How to Wrap Tomato Plants


Wrapping tomato plants is a technique that's used to protect seedlings from the elements after they're planted. This method allows the seedlings to develop easily and can promote early flowering. Though garden centers do usually sell wrapped tomato protection devices, it's simple to make a homemade tomato plant wrapper with a standard cage and some plastic wrap. Adding a layer of black plastic mulch to the mix is also a good idea, particularly if you live in a cooler climate.

Step 1

Slide a tomato cage over the tomato seedling, centering the plant in the cage. Push down firmly on the tomato cage until all of the prongs on the bottom sink completely into the ground.

Step 2

Pour a layer of black plastic mulch into the tomato cage, heaping a 1- to 2-inch layer around the base of the seedling. The black plastic mulch holds in heat and keeps the plant's roots warm.

Step 3

Pull the end of the plastic wrap free from the roll. Starting at the bottom of the tomato cage, wrap the cage tightly in several layers of plastic wrap. Cut off the plastic wrap.

Step 4

Move up so the bottom of the next layer lines up with the top of the first, and repeat. When wrapping tomato plants, it's best to cover at least the lower 18 to 24 inches of the cage to fully protect the seedling. The top should remain open.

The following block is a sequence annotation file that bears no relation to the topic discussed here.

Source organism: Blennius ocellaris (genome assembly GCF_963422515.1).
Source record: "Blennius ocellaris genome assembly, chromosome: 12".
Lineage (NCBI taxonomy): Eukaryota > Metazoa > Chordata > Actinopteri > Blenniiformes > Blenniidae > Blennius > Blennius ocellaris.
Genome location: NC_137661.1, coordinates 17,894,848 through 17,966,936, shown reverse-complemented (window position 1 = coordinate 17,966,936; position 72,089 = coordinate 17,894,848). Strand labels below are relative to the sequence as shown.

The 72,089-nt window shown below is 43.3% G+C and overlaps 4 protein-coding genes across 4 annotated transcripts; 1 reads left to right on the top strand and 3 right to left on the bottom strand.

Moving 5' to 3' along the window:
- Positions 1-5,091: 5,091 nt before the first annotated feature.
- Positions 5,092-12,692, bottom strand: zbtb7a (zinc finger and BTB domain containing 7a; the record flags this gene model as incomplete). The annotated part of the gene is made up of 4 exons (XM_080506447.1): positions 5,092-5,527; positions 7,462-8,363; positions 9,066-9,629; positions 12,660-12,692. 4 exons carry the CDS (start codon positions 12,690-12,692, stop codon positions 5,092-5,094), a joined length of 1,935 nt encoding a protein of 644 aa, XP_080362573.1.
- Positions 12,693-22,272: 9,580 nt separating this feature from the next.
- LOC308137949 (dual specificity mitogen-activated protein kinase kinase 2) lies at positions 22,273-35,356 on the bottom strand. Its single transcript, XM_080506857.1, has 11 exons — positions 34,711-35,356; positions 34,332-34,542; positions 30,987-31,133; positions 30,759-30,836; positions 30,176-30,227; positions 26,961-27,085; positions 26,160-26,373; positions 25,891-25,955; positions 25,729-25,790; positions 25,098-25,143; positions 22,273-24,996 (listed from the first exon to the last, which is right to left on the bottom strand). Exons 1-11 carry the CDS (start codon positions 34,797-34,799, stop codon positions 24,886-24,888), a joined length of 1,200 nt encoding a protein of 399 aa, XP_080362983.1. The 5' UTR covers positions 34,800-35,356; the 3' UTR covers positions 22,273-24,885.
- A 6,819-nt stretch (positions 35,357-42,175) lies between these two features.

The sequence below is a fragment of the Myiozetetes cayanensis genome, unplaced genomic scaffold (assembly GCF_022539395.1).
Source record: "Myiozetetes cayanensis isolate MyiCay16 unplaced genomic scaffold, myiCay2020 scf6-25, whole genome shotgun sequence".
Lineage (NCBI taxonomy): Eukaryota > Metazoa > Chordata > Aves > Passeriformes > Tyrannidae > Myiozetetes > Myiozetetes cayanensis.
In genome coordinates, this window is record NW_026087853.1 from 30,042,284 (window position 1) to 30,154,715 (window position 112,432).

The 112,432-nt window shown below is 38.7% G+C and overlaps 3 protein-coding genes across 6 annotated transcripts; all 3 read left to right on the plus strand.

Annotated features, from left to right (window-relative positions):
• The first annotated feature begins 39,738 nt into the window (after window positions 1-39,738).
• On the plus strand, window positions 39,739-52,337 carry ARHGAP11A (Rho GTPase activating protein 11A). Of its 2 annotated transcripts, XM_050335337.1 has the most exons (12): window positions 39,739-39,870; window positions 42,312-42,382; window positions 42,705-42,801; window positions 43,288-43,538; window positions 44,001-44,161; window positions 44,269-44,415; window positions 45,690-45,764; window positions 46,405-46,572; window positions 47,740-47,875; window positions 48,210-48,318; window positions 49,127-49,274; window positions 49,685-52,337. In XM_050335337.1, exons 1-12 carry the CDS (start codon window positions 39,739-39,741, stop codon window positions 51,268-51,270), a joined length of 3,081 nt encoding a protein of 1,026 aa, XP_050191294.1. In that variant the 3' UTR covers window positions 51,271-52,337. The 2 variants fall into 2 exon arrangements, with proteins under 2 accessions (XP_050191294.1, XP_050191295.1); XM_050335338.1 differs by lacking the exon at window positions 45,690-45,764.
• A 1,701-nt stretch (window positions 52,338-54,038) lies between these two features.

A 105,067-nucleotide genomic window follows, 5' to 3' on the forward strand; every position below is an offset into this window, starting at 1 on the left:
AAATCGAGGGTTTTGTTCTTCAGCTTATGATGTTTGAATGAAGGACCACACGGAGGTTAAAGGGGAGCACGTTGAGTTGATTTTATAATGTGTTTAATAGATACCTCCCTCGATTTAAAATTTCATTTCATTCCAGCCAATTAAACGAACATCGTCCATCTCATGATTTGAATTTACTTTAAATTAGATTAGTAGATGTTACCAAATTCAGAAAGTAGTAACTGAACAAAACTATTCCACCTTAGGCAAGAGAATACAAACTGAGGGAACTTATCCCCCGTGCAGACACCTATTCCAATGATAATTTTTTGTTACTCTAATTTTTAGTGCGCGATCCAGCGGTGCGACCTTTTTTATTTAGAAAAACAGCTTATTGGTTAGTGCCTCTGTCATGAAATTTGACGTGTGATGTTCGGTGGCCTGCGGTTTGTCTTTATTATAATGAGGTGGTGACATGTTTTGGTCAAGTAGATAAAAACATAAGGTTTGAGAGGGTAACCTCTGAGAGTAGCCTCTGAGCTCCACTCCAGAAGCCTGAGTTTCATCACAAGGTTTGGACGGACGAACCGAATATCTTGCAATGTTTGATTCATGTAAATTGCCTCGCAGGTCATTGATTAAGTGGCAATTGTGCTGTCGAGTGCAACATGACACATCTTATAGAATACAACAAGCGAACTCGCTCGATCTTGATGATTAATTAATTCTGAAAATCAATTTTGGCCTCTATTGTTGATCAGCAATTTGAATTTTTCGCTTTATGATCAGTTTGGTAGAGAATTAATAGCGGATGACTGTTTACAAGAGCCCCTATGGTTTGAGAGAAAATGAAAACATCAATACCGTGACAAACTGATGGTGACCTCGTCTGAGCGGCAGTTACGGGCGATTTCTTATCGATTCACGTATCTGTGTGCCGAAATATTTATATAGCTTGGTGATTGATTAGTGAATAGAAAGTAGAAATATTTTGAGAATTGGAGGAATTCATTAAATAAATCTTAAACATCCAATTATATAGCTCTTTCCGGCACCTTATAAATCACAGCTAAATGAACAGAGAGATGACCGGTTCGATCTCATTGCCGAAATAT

Step 5

Fasten the loose ends of the plastic wrap with strips of packing tape.

Step 6

Leave the plastic wrap in place until the first flower cluster forms on the tomato plant. Then, cut away the plastic with scissors and remove the black plastic mulch. The tomato plant protection is no longer needed.

Things You'll Need

  • Tomato cages
  • Black plastic mulch
  • Plastic wrap
  • Packing tape
  • Scissors


  • Mississippi State University
  • "Jeff Cox's 100 Greatest Garden Ideas;" Jeff Cox; 1998
Keywords: wrapping tomato plants, protect tomato seedlings, tomato plant protection

About this Author

Katie Leigh is a freelance writer and editor based in Chicago. A Loyola University New Orleans graduate with a Bachelor's degree in communications, Leigh has worked as a copy editor, page designer and reporter for several daily newspapers and specialty publications since 2005.